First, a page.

Cover Image
close this bookSelf-Employment for Disabled People - Experiences from Africa and Asia (ILO, 1989, 100 p.)
close this folder6. Lessons to be learned
View the document(introduction...)
View the documentSelf-employment is not for everyone
View the documentThe disabled are not very different from other people
View the documentInstitutions should be local and flexible
View the documentFinance may be granted but loans must be repaid
View the documentAssistance must “bridge the gap”

The disabled are not very different from other people

Although this book is about the disabled self-employed, many of the case studies and the data from the larger sample might equally well have been drawn from a sample of enterprises owned by the non-disabled in the same countries. There are certain advantages and disadvantages which may make self-employment more or less attractive to disabled than to non-disabled people, but a similar list could be put together for any group of people; the similarities are far more striking than the differences.

Most disabled people who are in business for themselves, like most other entrepreneurs, never received help from official institutions but merely made the best of their resources, using whatever family or other support was available. Those who work for official institutions should regularly remind themselves of this fact and should retain a due sense of humility about what they can do. Above all, they should avoid the temptation to refer to and think of the businesses started by their own clients as “their” businesses; the businesses belong to their owners, who took the risks and deserve the credit. The outsider's contribution can never be more than a modest one, and the best assistance agency is one whose clients deny that it ever helped them.

The types of enterprise started by the disabled are as numerous and varied as those started by anyone else, and their problems seem to be very similar to those of other enterprises. Ill-health seems to be relatively unusual as a problem, perhaps because disabled people take care to select enterprises which they can cope with, and the main difficulties of finance and marketing are exactly those which affect all small enterprises everywhere.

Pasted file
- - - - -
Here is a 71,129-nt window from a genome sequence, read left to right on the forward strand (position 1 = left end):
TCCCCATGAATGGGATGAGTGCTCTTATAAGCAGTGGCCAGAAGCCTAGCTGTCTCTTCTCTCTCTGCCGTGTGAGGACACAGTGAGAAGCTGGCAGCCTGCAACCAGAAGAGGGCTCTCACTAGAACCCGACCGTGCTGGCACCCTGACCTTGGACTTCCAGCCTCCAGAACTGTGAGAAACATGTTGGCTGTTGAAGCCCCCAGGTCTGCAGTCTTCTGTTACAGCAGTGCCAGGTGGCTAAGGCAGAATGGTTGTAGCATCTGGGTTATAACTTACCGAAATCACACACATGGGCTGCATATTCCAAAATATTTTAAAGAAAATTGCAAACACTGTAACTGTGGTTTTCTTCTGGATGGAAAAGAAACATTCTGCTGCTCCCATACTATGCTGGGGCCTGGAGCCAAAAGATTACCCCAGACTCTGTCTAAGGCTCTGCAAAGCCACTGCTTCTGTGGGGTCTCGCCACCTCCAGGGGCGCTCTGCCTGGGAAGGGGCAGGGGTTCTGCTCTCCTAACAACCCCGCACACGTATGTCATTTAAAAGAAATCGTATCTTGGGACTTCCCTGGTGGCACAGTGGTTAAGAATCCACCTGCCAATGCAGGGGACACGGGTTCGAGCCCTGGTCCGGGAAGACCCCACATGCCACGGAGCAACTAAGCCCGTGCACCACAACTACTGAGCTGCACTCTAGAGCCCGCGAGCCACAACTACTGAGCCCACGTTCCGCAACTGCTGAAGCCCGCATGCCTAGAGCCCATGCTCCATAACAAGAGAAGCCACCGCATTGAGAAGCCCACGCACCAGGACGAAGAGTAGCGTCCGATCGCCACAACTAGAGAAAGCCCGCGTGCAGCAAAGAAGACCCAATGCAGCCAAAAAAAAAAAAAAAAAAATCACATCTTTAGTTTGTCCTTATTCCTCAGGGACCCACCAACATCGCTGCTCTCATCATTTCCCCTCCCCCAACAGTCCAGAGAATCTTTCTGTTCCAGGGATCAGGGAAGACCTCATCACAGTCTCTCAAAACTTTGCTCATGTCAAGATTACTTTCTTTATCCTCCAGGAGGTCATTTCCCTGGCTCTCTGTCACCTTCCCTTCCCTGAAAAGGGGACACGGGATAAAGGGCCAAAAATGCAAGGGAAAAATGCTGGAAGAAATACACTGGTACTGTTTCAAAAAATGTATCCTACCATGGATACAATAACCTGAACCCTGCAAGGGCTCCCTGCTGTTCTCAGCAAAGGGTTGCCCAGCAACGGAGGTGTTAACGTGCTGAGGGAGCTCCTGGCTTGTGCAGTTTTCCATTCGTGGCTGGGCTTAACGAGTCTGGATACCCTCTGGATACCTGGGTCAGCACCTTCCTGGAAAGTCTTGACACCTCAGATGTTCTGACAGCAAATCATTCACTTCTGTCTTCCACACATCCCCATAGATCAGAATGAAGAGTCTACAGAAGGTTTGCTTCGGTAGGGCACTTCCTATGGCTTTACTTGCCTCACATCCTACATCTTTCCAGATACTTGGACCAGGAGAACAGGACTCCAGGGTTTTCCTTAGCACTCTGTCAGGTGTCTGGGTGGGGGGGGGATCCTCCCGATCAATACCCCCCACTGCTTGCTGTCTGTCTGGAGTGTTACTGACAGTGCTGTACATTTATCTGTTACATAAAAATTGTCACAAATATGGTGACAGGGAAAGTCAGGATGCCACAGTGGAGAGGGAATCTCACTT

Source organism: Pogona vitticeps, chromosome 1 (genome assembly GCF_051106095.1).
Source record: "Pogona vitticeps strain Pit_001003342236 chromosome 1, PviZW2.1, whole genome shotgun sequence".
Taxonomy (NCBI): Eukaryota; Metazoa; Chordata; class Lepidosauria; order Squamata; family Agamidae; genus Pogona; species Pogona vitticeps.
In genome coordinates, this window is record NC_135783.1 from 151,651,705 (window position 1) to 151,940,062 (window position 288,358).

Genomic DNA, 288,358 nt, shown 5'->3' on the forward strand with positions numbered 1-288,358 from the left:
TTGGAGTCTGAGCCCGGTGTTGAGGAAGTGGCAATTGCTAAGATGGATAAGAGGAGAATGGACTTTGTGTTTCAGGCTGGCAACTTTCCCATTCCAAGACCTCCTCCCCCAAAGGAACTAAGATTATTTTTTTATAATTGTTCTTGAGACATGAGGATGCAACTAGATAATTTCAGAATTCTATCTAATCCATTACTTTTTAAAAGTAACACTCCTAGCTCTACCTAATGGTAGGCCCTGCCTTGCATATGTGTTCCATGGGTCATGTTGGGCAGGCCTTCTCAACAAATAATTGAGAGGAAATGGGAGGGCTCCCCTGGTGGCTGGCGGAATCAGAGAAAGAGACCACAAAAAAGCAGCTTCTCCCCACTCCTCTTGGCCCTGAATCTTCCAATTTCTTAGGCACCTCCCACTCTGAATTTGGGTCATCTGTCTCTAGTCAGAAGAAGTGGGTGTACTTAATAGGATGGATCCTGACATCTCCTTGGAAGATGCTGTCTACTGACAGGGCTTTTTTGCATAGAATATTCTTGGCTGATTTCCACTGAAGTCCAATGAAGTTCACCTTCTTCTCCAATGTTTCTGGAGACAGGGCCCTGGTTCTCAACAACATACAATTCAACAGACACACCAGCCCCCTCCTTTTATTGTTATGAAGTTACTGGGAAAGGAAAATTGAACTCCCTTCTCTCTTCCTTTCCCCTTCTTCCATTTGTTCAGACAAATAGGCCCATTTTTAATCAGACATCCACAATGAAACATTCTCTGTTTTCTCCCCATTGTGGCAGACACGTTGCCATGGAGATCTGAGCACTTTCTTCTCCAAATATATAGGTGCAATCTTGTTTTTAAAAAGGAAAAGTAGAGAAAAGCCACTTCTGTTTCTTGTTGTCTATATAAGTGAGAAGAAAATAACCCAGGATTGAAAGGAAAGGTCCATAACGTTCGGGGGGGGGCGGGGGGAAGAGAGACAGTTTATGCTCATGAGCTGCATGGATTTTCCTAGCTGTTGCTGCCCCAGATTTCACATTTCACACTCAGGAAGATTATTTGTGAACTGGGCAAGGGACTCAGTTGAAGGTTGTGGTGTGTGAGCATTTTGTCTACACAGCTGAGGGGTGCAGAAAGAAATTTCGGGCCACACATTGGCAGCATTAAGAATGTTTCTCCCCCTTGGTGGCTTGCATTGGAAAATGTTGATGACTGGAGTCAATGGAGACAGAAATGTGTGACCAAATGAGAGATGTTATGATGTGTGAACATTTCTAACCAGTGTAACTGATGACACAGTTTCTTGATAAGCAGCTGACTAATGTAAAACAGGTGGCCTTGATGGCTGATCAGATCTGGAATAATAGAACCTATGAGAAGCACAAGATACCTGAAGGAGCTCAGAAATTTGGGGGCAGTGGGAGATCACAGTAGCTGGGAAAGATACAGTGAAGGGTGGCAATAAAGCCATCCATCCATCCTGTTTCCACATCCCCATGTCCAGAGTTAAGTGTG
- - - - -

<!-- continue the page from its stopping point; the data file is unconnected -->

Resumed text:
Vending and petty trade are particularly common forms of self-employment for the disabled, as for other people, and tend also to be neglected or even despised by outsiders; it is very encouraging, and in fact unusual, to find a number of institutions preparing trainees specifically for vending and to read lists of successful enterprises run by ex-trainees which include so many varieties of trading as opposed to manufacturing activities.

The case studies also illustrate another common feature of new enterprises everywhere regardless of who starts them, namely that a high rate of failure can be expected. Persistence is one of the main determinants of entrepreneurial success and this, as often as not, has to be demonstrated through unwillingness to give up in spite of repeated failure; others may regard such behaviour as stubborn rather than intelligent, but people who wish to assist the self-employed must be ready to face a high rate of failure among their clients and to recognise that the person who tries again and again will probably succeed one day.